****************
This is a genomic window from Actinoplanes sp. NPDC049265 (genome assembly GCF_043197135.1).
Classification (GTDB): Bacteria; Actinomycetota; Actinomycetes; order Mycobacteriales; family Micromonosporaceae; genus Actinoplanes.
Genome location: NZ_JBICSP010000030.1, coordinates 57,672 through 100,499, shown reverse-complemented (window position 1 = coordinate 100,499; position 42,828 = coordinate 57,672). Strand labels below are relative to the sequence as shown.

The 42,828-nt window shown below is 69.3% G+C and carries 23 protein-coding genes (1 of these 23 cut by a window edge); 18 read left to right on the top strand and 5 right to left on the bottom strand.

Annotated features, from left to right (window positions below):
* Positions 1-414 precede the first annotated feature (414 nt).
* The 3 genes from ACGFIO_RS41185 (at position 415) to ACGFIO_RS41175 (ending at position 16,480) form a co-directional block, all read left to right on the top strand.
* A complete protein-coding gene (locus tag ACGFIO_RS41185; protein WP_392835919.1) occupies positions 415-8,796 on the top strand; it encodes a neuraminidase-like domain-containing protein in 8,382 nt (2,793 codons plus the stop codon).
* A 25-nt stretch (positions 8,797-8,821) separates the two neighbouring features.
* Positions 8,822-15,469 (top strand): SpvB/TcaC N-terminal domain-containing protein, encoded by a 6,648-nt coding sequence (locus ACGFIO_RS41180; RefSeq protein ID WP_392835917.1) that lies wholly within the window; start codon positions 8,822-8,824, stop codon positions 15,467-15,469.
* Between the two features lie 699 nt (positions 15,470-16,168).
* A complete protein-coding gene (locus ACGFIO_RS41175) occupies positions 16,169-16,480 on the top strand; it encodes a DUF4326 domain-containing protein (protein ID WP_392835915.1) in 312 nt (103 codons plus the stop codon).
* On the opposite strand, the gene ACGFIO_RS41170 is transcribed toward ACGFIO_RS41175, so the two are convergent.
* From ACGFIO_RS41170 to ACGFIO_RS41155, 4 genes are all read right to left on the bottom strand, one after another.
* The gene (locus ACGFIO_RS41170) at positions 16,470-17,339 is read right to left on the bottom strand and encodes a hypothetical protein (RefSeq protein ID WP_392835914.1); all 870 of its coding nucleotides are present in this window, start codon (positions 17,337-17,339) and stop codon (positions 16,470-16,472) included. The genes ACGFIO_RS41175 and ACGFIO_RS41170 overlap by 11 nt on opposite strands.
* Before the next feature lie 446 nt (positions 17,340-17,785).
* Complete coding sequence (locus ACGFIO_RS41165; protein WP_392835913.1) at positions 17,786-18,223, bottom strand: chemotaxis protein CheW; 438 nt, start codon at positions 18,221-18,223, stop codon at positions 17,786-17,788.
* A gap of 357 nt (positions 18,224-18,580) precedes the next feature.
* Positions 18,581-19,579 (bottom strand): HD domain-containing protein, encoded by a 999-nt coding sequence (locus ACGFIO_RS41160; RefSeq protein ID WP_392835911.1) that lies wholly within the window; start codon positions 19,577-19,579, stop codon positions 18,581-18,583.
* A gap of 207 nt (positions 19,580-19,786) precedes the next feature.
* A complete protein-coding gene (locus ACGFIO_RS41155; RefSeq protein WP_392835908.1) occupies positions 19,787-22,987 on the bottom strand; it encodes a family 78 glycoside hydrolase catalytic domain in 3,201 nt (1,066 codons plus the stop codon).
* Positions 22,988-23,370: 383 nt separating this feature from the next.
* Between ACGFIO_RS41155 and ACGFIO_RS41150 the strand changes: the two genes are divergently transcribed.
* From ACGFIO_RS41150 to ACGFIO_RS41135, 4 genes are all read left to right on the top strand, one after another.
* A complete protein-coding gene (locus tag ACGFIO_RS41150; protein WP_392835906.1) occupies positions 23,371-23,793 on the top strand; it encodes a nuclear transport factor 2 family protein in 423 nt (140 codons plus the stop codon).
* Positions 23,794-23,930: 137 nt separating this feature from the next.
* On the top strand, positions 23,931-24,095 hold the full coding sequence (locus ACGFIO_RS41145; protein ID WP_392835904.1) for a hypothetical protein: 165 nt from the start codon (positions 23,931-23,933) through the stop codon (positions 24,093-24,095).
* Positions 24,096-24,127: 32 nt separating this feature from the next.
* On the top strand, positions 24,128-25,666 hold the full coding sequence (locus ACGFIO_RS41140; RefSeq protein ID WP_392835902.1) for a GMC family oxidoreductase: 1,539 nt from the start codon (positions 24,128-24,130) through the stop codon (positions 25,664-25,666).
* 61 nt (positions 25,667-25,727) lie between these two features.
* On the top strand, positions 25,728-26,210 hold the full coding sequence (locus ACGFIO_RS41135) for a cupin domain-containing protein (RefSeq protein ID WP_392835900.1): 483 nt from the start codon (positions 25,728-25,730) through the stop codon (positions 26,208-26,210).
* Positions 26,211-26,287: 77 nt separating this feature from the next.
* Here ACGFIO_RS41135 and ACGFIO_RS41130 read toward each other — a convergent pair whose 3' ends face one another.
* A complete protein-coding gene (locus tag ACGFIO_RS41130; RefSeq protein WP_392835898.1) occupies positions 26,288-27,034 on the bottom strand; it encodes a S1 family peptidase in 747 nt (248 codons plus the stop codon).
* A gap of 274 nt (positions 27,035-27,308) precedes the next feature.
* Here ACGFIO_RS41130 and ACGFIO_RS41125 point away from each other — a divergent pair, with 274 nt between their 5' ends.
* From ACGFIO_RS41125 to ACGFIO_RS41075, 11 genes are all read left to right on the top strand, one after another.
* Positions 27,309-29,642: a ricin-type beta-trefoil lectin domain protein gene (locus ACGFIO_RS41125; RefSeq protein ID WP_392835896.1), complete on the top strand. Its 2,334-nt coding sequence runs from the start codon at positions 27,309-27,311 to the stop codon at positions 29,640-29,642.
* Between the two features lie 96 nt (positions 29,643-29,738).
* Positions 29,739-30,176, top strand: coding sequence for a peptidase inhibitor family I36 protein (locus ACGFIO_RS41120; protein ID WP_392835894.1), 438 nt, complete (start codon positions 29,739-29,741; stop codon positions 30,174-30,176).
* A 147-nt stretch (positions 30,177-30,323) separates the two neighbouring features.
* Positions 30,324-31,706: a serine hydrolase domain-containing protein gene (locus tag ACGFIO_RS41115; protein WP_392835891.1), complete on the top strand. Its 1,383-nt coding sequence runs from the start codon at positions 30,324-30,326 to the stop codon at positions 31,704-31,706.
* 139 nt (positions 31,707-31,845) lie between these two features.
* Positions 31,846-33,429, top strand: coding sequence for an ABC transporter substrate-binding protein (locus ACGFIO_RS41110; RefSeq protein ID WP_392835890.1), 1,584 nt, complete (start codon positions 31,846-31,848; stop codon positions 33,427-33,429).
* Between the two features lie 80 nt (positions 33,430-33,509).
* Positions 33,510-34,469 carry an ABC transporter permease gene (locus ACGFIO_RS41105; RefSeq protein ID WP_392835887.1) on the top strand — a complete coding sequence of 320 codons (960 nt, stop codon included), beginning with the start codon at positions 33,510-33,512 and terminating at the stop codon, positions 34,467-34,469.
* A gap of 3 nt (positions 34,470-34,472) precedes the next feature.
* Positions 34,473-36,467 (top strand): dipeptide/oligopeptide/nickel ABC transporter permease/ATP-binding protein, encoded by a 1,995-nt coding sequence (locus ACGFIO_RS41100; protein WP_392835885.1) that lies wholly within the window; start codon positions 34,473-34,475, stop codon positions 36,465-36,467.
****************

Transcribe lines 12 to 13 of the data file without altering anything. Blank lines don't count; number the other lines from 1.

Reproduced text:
* A complete protein-coding gene (locus ACGFIO_RS41175) occupies positions 16,169-16,480 on the top strand; it encodes a DUF4326 domain-containing protein (protein ID WP_392835915.1) in 312 nt (103 codons plus the stop codon).
* On the opposite strand, the gene ACGFIO_RS41170 is transcribed toward ACGFIO_RS41175, so the two are convergent.